Saturday, March 27, 2010
Lately, fishing has figured prominently into my life and art as my teenage son has taken up fly fishing with a passion.
I'm grateful that he's chosen such a picturesque hobby. There's something wonderful about watching a fisherman wading and casting, wading and casting, all afternoon in the sparkling water. It's also a good challenge to my ability as a speedy painter; the boy doesn't stay in one place for very long.
Last week we spent a sunny afternoon at the Bow River pursuing our separate goals. He didn't catch a fish but I did manage this small sketch. It's a bare-bones version of my usual style: there is very little underpainting and I didn't even have time to tone the canvas. The sky, unlike my usual complexly-layered affairs, is just blue on white canvas.
My son moved to a different site during the painting so I only had him as a model for 20 minutes. I think that was for the best. If he'd been there longer, I'd probably have tweaked and fussed and killed the piece.
This summer, the boy and the river will be my teachers and help me to strip my paintings to the simple, honest essentials. I know my work will be better for it.
Tuesday, March 23, 2010
No matter how light they look on the day that you apply them, they'll invariably have settled in nicely within 2 or 3 days and you'll be glad that you pushed the value as much as you did.
Sometimes I apply my lightest light very early but just in one small spot. This acts as a reminder of where I'm going as I work and helps me to get all of the values on the canvas much more efficiently. Without it, it's easy to keep messing around in the mid values for far too long. The little spot likely won't remain in the finished piece, or it'll have changed shape, but it's useful during the painting process.
I also like to put the lights in thickly and with texture. I try to adhere to the traditional ideal of thin transparent darks and heavy, opaque lights. The change in paint consistency across the surface of the finished painting is something that I really enjoy.
In this portrait, I bumped up the value quite a bit on the child's nose, chin and above the lips and created a rugged texture in these areas to catch the light. Then I balanced the strength of those marks with some touches of intense colour elsewhere in the face. Overall, I'm pleased with how it turned out.
Wednesday, March 10, 2010
Emily and two of the students of the life painting workshop that I taught last weekend.
I've taught two life painting classes this week at the Calgary School of Art and found them to be great experiences. My models were both able to hold a pose and to use their bodies with intelligence, showing interesting views to all of the painters in the room. A few years ago, I had the misfortune to draw a young woman who stood in stiff, symmetrical poses (picture frozen jumping jacks and something approximating a fence post) and have, as a result, become very appreciative of good models.
Modeling is a strange and wonderful thing for a person to do for an artist. The model puts him or herself at your disposal and allows you the rare luxury of staring at another human being for hours at a time. We all like to look at other people but seldom get an opportunity to do it. Infants let you stare and strangers sleeping in planes are fair game, but conscious adults are unnerved at being studied, no matter how well they know you. They wonder what you're seeing when you look at them and what judgments you're forming. Are you noticing the way the sunlight emphasizes their wrinkles? Do they look like they need to go to the gym more often? Their minds are busy trying to get into your mind and discover what you're thinking about them.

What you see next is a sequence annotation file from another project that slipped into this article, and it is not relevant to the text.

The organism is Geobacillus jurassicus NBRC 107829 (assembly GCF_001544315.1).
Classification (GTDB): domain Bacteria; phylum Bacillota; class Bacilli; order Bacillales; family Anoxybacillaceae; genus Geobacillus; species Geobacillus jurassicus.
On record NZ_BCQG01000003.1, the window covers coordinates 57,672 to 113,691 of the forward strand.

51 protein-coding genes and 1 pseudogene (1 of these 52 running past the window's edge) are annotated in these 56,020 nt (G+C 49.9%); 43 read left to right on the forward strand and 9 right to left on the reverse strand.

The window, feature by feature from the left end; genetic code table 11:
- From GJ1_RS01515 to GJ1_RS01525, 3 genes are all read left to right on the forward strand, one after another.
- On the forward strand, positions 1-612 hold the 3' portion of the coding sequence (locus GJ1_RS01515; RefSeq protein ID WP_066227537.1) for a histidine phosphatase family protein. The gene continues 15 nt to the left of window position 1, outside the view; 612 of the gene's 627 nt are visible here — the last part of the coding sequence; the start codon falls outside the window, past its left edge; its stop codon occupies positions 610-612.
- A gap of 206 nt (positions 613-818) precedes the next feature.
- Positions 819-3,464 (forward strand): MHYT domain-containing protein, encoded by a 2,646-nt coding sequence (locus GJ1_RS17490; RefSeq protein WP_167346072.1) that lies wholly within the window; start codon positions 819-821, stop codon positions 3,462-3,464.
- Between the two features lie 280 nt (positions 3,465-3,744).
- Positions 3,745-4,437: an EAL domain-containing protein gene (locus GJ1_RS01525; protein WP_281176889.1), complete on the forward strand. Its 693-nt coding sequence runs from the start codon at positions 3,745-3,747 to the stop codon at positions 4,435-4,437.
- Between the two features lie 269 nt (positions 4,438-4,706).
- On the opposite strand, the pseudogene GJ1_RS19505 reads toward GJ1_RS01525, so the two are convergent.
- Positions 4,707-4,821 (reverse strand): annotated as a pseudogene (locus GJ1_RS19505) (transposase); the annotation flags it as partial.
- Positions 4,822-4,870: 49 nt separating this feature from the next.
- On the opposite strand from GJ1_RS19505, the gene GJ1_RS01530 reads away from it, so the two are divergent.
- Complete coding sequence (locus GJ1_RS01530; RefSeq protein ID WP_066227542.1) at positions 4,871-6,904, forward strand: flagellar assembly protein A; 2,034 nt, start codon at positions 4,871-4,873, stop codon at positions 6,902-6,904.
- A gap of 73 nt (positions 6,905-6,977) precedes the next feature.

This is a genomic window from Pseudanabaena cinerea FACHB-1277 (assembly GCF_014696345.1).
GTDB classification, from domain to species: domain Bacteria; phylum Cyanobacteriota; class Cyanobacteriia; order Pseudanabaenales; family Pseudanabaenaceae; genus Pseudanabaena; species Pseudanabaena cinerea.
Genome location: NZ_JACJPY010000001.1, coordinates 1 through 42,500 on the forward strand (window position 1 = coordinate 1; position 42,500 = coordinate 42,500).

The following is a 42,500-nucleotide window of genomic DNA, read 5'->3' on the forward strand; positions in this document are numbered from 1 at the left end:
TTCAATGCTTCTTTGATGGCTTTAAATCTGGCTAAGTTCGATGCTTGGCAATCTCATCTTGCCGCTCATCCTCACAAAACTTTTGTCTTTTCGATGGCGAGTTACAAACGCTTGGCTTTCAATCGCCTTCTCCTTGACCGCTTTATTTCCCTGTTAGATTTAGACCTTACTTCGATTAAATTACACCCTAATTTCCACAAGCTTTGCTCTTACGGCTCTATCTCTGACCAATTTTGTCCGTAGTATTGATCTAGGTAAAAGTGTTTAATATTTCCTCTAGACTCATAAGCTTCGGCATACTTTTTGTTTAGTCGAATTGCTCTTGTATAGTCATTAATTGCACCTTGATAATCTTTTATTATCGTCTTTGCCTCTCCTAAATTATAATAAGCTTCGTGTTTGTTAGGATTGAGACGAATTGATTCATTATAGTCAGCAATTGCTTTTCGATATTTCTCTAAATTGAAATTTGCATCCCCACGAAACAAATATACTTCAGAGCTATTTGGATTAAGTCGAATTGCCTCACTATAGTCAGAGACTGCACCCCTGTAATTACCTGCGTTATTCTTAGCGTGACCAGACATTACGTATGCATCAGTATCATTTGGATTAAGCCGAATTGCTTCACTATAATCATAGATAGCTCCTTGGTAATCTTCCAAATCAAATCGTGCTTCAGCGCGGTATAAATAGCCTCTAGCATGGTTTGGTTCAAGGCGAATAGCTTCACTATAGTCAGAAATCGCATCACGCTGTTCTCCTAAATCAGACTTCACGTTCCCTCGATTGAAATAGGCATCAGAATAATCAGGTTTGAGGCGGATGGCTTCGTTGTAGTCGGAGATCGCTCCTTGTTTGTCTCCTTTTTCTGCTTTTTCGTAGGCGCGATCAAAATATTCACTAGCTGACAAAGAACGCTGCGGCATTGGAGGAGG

Good models are able to turn off this self consciousness and simply "be". They accept the fact that they are, temporarily, objects and use their bodies to help you to create your art. They manage to override their uneasiness for the duration of the class and enter a reality in which being stared at is normal. They also accept a bunch of artists discussing the greens that they see in the model's complexion and the shape of their thighs. Artist's are respectful when they talk about these things, but still...
A day in a museum or gallery will show you the importance of models in the world of art, past and present. For the generosity with which they present themselves to us, we try to give them immortality in return.
Thursday, March 4, 2010
"Hint of Spring" 16 x 20
We're having a wonderful respite in the winter. ( I'm no dummy and I know it's not done. This is Calgary, after all.) So this week I went out plein air painting near the river.
Painters always tell you that photos don't capture the true colours of a scene; that they flatten and kill the shadows and distort values. Well... they're right.
Much as I hate to leave the warmth of the house and shlep all of my gear to a site which doesn't have so much as an outhouse nearby, I have to admit that it does make for a better, more sensitive interpretation of the landscape than a photo does.
The other advantage to painting outside is, surprisingly, the cold and discomfort. It forces you to strip down the scene to its essentials and paint efficiently. I studied the scene for a long time, figuring out what it was that I liked about it. I decided it was the reflective ribbon of the creek winding its way into the river. I also loved the sheets of ice on the water and the bright patches of lingering snow on the shady side of the bank. So although there were some wonderfully twisty and unique trees and picturesque ducks in my line of site, I ignored them and much more to focus on the two elements that appealed to me the most.
Maybe I'll go back sometime for the ducks.